ESTABLISHMENT OF GRAFTON HIGH SCHOOL (GHS)
Prior to 1911 there was no formal structured system of public secondary education in New South Wales. Indeed there was little community or political support for it. In broad terms there was a potpourri of public schools that provided education beyond primary level. There was no prescribed secondary curriculum, fees were charged for post primary education and attendance was largely voluntary.
A proclamation on 11 January 1911 by the Minister for Public Instruction, Mr G Beeby, saw the establishment of the forerunner of public secondary education in NSW as we know it today. The curriculum had been issued in the previous October. It appears that along with this proclamation there was a decision to establish a high school in the north of the state which lead to intense lobbying of the government from parents and citizens in Grafton and surrounding district and local members of parliament for the school to be established in Grafton.
These representations were successful with Grafton being proclaimed a high school as from 1 January 1912, the second year of the new system. Orange and Wagga Wagga were established at the same time joining company with Sydney Boys & Girls, Fort St Boys & Girls and three high schools in Newcastle.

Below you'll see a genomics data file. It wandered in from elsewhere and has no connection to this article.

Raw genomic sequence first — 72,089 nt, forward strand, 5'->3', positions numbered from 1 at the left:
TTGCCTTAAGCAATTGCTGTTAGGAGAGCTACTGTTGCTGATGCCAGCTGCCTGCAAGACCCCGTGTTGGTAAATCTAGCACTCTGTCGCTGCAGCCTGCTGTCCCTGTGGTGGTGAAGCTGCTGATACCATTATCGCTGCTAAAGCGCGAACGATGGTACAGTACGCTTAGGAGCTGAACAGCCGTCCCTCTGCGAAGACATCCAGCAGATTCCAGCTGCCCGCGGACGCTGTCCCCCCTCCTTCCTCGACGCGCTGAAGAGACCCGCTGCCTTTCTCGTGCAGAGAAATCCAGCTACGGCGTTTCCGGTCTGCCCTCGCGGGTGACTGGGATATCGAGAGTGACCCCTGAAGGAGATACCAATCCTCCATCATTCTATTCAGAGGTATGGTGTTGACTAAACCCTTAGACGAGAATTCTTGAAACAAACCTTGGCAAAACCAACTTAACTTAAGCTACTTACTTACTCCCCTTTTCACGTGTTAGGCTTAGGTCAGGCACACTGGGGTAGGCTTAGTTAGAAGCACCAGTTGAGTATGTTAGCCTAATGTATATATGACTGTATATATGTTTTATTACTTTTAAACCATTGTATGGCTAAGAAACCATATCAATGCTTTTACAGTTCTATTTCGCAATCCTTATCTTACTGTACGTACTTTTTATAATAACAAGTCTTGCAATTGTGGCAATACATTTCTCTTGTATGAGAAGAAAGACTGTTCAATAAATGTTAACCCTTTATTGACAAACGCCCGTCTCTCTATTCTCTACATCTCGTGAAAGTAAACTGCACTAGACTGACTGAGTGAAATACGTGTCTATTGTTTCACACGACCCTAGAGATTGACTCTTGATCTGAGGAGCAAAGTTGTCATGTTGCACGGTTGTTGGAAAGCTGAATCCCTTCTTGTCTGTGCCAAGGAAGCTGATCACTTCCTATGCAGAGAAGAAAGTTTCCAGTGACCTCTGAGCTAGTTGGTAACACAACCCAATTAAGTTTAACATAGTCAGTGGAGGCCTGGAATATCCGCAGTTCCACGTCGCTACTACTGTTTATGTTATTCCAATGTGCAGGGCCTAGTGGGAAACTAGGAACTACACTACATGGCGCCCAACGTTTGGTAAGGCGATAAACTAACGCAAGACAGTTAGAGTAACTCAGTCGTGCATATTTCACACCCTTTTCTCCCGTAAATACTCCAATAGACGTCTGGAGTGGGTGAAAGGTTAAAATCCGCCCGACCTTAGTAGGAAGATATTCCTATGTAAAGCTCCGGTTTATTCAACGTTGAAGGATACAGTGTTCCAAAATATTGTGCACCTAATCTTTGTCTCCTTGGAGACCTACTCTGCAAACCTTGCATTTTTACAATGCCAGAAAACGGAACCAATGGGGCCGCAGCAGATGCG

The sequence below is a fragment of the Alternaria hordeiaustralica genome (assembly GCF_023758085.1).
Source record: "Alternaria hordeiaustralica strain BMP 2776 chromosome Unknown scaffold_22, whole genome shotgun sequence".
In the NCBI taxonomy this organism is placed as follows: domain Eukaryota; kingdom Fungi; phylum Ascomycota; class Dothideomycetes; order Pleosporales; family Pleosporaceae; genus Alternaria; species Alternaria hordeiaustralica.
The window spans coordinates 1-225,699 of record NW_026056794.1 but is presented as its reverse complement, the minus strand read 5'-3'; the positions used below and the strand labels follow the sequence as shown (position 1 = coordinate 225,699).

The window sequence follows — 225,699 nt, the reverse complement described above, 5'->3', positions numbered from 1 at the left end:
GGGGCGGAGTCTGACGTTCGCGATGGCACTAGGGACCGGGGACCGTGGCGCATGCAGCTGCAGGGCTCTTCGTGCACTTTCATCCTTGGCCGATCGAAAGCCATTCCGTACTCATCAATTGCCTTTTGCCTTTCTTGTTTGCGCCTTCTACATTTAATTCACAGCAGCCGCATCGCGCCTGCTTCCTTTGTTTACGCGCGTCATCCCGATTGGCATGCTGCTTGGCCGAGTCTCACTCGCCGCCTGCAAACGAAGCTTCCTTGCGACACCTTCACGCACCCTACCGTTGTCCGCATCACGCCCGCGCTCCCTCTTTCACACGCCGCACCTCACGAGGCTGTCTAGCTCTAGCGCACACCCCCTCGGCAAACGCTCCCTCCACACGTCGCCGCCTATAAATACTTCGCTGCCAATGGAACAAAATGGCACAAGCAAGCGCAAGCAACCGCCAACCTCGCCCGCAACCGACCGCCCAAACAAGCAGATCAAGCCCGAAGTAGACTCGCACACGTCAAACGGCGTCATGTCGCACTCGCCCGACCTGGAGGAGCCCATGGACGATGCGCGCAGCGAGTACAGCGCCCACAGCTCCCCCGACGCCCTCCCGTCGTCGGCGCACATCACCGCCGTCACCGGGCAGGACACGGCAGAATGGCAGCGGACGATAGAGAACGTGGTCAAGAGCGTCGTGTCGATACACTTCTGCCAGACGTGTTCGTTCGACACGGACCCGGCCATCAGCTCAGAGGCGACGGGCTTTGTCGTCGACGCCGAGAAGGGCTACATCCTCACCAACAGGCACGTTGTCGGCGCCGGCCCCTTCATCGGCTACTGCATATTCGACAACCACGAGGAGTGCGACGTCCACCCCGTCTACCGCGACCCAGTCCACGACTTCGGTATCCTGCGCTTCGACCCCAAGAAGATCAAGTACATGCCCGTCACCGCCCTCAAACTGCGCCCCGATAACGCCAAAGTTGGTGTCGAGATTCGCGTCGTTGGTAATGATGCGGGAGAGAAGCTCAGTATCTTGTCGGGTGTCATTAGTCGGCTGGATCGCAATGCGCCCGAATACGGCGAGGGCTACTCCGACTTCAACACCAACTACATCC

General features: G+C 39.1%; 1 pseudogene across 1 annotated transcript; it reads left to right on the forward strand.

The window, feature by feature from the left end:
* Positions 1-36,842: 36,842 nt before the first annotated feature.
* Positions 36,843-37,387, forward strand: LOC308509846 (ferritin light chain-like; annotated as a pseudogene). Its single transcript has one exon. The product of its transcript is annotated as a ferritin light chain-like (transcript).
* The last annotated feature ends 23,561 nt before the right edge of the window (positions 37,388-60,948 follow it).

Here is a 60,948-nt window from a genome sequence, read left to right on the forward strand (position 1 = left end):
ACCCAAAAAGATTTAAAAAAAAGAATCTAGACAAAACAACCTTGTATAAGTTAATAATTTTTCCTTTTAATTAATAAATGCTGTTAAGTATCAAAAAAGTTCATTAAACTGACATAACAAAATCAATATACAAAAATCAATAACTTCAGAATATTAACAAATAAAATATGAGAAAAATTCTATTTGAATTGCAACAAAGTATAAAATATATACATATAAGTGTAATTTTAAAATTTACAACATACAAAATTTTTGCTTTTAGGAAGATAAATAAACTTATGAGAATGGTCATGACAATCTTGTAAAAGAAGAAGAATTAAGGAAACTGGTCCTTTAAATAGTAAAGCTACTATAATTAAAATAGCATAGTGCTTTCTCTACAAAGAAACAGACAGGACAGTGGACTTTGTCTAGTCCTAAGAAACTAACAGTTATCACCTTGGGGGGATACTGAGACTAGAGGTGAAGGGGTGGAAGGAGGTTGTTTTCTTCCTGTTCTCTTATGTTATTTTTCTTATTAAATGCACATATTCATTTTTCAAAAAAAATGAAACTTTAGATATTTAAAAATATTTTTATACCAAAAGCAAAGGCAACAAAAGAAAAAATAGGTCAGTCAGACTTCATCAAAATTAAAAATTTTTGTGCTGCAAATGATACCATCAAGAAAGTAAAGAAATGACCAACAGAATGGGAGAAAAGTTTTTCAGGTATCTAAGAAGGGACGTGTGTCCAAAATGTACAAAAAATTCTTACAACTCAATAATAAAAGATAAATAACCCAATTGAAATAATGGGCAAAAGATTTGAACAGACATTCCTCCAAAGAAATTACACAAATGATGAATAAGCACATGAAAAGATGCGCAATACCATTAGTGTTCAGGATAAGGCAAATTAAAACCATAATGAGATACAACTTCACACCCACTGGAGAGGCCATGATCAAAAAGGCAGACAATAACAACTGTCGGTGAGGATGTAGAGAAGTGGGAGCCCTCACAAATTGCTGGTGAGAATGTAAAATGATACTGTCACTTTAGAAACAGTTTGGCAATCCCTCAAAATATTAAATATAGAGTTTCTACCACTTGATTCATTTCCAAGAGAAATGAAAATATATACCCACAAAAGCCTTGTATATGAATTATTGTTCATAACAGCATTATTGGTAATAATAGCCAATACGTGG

GHS also had the special honour of being the first high school north or northwest of Newcastle. The first high school classes were held at the District (primary) School with the Headmaster of that school, James McKay, also the Headmaster of the High School. Classes started early in 1912 and according to the 1912 annual report of the Department of Public Instruction average high school attendance was 89 with a staff of 3 men and 2 women. Students from the Tweed in the north, to Kempsey in the south and Ebor to the east were boarding in Grafton while attending GHS. There were fascinating reports in the two papers of the day of the first swimming carnival held on 3rd April 1912.
The school was formally opened on the afternoon 1st July 19 12 at a ceremony at the primary school. The Minister for Justice Hon David R Hall represented the Minister for Public Instruction who was not able to attend. With increasing primary and secondary enrolments accommodation was a problem at the primary and 80 high school students were moved into 4 rooms in the Grammar School building next to the present site in April 1914. It was obvious that more permanent accommodation was urgently needed. After some protracted negotiations land was purchased, tenders for the new building let and the foundation stone laid by Governor Strickland on 6 May 1914. First classes in the new building were held on 17 May 1915. Enrolments were almost 200 and staff had increased to 9.
A celebration of the centenary of GHS was held on 7th & 8th April 2012.